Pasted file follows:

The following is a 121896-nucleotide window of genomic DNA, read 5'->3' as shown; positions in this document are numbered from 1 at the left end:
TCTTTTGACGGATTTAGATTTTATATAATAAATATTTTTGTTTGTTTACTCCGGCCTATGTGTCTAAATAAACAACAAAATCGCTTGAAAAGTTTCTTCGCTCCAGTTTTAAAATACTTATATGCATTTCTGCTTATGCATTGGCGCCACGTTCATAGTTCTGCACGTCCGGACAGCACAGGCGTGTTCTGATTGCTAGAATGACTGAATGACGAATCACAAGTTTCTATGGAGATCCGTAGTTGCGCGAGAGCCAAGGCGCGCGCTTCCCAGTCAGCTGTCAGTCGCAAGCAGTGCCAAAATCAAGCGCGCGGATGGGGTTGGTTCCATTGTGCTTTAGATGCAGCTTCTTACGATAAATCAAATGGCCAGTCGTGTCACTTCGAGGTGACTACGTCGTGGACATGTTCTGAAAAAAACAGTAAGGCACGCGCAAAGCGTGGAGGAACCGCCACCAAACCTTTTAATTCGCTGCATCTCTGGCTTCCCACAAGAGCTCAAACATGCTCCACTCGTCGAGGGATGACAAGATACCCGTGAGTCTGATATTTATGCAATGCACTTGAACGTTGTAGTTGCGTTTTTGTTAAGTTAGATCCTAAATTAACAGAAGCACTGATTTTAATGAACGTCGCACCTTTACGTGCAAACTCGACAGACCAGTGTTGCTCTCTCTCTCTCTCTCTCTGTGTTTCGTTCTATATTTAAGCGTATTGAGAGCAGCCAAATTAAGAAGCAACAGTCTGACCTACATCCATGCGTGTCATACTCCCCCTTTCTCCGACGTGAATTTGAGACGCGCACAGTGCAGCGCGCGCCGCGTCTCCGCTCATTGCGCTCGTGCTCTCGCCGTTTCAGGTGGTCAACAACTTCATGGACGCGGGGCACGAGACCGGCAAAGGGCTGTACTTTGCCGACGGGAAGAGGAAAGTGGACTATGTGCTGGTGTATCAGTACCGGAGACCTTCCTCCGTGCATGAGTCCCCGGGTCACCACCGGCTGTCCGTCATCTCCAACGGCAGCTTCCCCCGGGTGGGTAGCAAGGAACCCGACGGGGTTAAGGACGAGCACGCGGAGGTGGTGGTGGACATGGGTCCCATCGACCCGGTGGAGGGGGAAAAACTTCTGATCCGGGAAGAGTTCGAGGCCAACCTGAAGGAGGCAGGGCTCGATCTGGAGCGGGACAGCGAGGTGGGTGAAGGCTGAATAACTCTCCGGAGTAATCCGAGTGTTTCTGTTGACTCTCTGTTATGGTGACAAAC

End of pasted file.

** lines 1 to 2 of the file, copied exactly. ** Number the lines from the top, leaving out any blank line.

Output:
The following is a 121896-nucleotide window of genomic DNA, read 5'->3' as shown; positions in this document are numbered from 1 at the left end:
TCTTTTGACGGATTTAGATTTTATATAATAAATATTTTTGTTTGTTTACTCCGGCCTATGTGTCTAAATAAACAACAAAATCGCTTGAAAAGTTTCTTCGCTCCAGTTTTAAAATACTTATATGCATTTCTGCTTATGCATTGGCGCCACGTTCATAGTTCTGCACGTCCGGACAGCACAGGCGTGTTCTGATTGCTAGAATGACTGAATGACGAATCACAAGTTTCTATGGAGATCCGTAGTTGCGCGAGAGCCAAGGCGCGCGCTTCCCAGTCAGCTGTCAGTCGCAAGCAGTGCCAAAATCAAGCGCGCGGATGGGGTTGGTTCCATTGTGCTTTAGATGCAGCTTCTTACGATAAATCAAATGGCCAGTCGTGTCACTTCGAGGTGACTACGTCGTGGACATGTTCTGAAAAAAACAGTAAGGCACGCGCAAAGCGTGGAGGAACCGCCACCAAACCTTTTAATTCGCTGCATCTCTGGCTTCCCACAAGAGCTCAAACATGCTCCACTCGTCGAGGGATGACAAGATACCCGTGAGTCTGATATTTATGCAATGCACTTGAACGTTGTAGTTGCGTTTTTGTTAAGTTAGATCCTAAATTAACAGAAGCACTGATTTTAATGAACGTCGCACCTTTACGTGCAAACTCGACAGACCAGTGTTGCTCTCTCTCTCTCTCTCTCTGTGTTTCGTTCTATATTTAAGCGTATTGAGAGCAGCCAAATTAAGAAGCAACAGTCTGACCTACATCCATGCGTGTCATACTCCCCCTTTCTCCGACGTGAATTTGAGACGCGCACAGTGCAGCGCGCGCCGCGTCTCCGCTCATTGCGCTCGTGCTCTCGCCGTTTCAGGTGGTCAACAACTTCATGGACGCGGGGCACGAGACCGGCAAAGGGCTGTACTTTGCCGACGGGAAGAGGAAAGTGGACTATGTGCTGGTGTATCAGTACCGGAGACCTTCCTCCGTGCATGAGTCCCCGGGTCACCACCGGCTGTCCGTCATCTCCAACGGCAGCTTCCCCCGGGTGGGTAGCAAGGAACCCGACGGGGTTAAGGACGAGCACGCGGAGGTGGTGGTGGACATGGGTCCCATCGACCCGGTGGAGGGGGAAAAACTTCTGATCCGGGAAGAGTTCGAGGCCAACCTGAAGGAGGCAGGGCTCGATCTGGAGCGGGACAGCGAGGTGGGTGAAGGCTGAATAACTCTCCGGAGTAATCCGAGTGTTTCTGTTGACTCTCTGTTATGGTGACAAAC